Today I am continuing my reminiscence over system design problems I have addressed in the past, this time looking specifically at a data-structure a colleague of mine used in a particular situation, and the consequences of that decision. Let’s begin!
The scenario was that of running expensive credit-checks for loan applicants. The ‘Risk’ team wanted easy access to the results, both for processing on-the-fly as part of the loan application decision process, and also for future analysis to see if they could identify markers for successful repayment. Credit-checks like the ones my client used are expensive, and can return hundreds of varying fields in complex data structures and the general thinking about the process was something like this:
- There are about 30 key fields we regularly retrieve (but not quite always) and we would like access to those fields to be easy;
- We may need to add more important fields to this list of easy-access fields in future, so we don’t want to commit to a fixed structure – ‘that would be wasteful’;
- We have to store the full result set for later analysis as XML, as we paid a lot for it and it may prove to have useful fields deep in the belly which we may need to access one day.
While I am writing this in 2017, the environment I am referring to was at a client from about 2008 – 2010, at a time when the client was using SQL Server 2005. While later versions of SQL Server have introduced functionality that might have helped us here (such as Sparse Columns) they were not available to us then.
I was reminiscing over my last two main roles (which together account for 10 years!) and I reminded myself of some of the challenges that I faced in that time. In two separate businesses I found coding styles and system-design scenarios that seemed to have been borne from some nugget of wisdom that seemed to me to have been miunderstood, and had led to code that had huge problems. As ever, I do not want to pretend that the lessons I learnt from these scenarios can always be applied; I imagine that in-general my conclusion will be something like ‘your mileage may vary’… but I hope that I can at least demonstrate some harm came about from these misapprehension in the given scenario.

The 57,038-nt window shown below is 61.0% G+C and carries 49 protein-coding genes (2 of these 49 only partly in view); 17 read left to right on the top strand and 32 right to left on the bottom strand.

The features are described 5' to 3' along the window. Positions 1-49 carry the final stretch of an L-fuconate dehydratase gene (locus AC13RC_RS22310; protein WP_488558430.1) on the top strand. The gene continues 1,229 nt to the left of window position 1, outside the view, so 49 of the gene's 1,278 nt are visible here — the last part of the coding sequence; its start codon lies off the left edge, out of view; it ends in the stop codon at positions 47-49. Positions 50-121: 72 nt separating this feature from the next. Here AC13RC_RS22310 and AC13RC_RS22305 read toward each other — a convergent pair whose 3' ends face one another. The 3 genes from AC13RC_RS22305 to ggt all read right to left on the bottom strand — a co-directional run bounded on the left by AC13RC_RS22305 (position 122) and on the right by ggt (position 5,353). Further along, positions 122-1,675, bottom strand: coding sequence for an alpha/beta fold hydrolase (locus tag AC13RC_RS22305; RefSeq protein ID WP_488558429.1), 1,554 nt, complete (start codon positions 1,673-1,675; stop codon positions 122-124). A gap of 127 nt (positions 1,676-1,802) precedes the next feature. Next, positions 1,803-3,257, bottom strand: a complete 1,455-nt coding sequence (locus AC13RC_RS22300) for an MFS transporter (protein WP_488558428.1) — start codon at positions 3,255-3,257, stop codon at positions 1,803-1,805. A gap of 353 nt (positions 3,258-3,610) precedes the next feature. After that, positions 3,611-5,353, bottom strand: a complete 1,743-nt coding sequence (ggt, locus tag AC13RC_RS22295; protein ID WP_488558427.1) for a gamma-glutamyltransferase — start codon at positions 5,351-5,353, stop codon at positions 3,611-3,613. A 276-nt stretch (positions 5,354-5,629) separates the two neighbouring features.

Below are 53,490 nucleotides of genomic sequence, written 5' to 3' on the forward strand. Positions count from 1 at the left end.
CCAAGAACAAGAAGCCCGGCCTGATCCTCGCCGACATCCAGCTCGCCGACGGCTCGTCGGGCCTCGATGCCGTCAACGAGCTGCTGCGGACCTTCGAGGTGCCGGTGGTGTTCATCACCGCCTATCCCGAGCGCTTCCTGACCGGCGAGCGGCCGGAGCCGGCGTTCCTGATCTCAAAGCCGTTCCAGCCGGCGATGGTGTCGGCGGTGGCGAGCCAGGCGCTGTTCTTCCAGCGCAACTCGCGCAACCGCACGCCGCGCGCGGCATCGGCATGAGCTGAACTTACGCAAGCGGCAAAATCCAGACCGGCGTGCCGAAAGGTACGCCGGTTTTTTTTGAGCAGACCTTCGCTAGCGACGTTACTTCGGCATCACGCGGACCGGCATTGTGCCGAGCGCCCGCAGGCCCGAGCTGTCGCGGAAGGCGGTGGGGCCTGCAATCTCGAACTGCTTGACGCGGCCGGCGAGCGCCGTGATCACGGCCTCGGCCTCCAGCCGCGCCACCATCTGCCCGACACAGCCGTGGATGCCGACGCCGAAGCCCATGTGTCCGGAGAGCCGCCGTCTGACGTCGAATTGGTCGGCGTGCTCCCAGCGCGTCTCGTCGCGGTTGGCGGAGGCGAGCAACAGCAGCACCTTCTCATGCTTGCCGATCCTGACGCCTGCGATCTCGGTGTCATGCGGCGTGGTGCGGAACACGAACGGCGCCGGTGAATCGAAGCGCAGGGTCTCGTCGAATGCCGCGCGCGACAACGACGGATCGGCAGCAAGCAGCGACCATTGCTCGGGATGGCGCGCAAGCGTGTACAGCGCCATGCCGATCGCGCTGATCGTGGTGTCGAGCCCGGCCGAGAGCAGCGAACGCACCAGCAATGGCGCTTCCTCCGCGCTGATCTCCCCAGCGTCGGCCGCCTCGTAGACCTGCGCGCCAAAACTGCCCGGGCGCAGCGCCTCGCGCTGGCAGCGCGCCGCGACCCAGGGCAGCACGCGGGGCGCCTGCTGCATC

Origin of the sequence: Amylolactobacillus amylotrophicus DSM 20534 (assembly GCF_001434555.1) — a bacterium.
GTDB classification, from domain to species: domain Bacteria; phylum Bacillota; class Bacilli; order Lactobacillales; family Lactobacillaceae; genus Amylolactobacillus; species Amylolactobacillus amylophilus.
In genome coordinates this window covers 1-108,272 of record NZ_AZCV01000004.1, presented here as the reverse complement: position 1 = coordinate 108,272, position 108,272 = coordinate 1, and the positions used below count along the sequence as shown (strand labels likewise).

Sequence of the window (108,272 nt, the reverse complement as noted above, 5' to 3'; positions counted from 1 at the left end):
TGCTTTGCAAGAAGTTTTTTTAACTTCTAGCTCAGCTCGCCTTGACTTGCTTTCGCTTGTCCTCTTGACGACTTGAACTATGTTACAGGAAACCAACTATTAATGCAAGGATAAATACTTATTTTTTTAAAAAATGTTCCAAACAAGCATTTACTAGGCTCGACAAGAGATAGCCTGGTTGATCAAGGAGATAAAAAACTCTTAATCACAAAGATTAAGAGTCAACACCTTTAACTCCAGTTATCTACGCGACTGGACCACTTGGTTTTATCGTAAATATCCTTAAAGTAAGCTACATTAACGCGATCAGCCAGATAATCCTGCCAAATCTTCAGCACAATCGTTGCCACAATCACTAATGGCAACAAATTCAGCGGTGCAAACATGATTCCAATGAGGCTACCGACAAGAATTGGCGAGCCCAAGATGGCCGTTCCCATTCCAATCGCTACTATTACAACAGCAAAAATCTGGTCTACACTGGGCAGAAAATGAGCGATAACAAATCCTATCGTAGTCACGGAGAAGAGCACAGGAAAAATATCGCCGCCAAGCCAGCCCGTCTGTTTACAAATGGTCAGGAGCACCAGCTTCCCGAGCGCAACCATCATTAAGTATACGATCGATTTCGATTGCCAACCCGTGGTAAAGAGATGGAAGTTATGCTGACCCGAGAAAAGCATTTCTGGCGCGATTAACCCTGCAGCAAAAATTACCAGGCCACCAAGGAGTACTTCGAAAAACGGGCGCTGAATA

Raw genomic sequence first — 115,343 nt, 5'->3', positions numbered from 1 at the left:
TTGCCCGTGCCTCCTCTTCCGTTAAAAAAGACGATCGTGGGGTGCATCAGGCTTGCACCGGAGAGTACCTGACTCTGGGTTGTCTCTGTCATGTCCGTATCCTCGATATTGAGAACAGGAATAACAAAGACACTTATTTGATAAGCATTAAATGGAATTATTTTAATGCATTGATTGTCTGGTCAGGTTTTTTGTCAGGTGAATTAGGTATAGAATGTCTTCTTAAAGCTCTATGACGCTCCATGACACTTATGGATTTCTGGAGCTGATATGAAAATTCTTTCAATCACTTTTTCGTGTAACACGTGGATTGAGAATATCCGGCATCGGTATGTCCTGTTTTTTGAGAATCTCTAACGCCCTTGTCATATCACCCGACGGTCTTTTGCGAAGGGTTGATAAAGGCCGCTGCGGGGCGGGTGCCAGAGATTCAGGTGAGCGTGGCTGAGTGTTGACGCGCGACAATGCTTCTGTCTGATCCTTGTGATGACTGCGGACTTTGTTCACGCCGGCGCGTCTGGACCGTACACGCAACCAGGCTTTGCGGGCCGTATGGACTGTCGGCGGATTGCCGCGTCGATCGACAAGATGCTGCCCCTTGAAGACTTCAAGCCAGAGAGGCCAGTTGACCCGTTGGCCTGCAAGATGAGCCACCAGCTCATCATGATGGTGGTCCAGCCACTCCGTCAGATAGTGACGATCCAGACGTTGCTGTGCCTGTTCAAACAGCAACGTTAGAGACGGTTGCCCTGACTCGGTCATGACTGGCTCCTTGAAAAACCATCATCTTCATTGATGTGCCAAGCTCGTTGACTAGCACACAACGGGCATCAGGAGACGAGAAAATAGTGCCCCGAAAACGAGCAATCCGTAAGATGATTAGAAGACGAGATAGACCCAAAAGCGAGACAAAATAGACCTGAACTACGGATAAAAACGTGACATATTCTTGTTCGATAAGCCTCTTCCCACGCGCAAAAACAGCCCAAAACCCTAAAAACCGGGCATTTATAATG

Today I want to discuss the idea that ‘SELECT *’ is bad; and what I really mean in this context is that ‘selecting all the data from a record in a database table is wasteful‘… with a possible additional proviso added ‘…if you don’t need it all‘. To try and put that into a wider context; the ideal some people have in mind is that we should only retrieve data from a database if we really need to use it. It is probably also appropriate to mention that the environment I am referring to was one in which only very simple Object Relational Mapping (ORM) was in-use, meaning that selection of records was generally hand-written and mostly referred to a single table at a time, and not companies with huge volumes of database use.
I believe that this view leaves out several key factors; which will hopefully be obvious once described: Continue reading
Sometimes the success or failure of a new system function can end up depending on one feature; and if that feature or function is missing the whole reason for the system existing can be undermined.
This system we are looking at today is one which can track vehicles, and one feature is the ability to plot journeys on a map in a web-browser; it’s actually very cool, but the plotting of the route was a little slow. Continue reading
We made a mistake recently, breaking one of our own rules; Be Consistent. Now, of course it is not always possible to ‘be consistent’, sometimes because you are doing something truly new; but often because one incorrectly sees differences – when you may be better off seeing patterns and similarities (and thus implementing something to fit an existing pattern)!
What is Premature Simplification – other than ‘Allowing UI Display Formats to Drive Data Storage Formats’? It will be easiest to start with an example: A company receives records from many devices, and decides that the end-user of the system web site will never want to view detail at finer grain than 1 second… so they decide that all time formats should be stored without milliseconds (or ticks) – that is to say, timing data is rounded or truncated to seconds. Continue reading
Many modern development tools are providing ways to create databases and populate them with test data; often with the idea that unit tests can then be run against them. But there is an alternative approach available to some people; which is to use live data as a source for our test environments. Now, there may be reasons why this is not possible (not the least of which is ‘compliance’), and there are certainly issues of practicality that will need to be considered, but if you are allowed to do this there can be huge benefits.
Last time we discussed some general ways to write SQL that made it easier to use it interactively. Today I want to talk about an error I often see with general SQL, especially the use of commenting the
NOT EXISTS clause.
This post is about some top tips and tricks to use when writing and modifying SQL. At first sight they may seem a little bit strange, but hopefully after explanation they will make sense. Let’s take a look at the first bit of SQL:
, TeamName -- (2)
--, BigXmlCol -- (3)
FROM dbo.SomeTable -- (4)
WHERE 1 = 1 -- (5)
AND TeamName LIKE 'Blah%'
--AND EmployeeName LIKE 'Nigel%' -- (6)
ORDER BY TeamName
--ORDER BY EmployeeName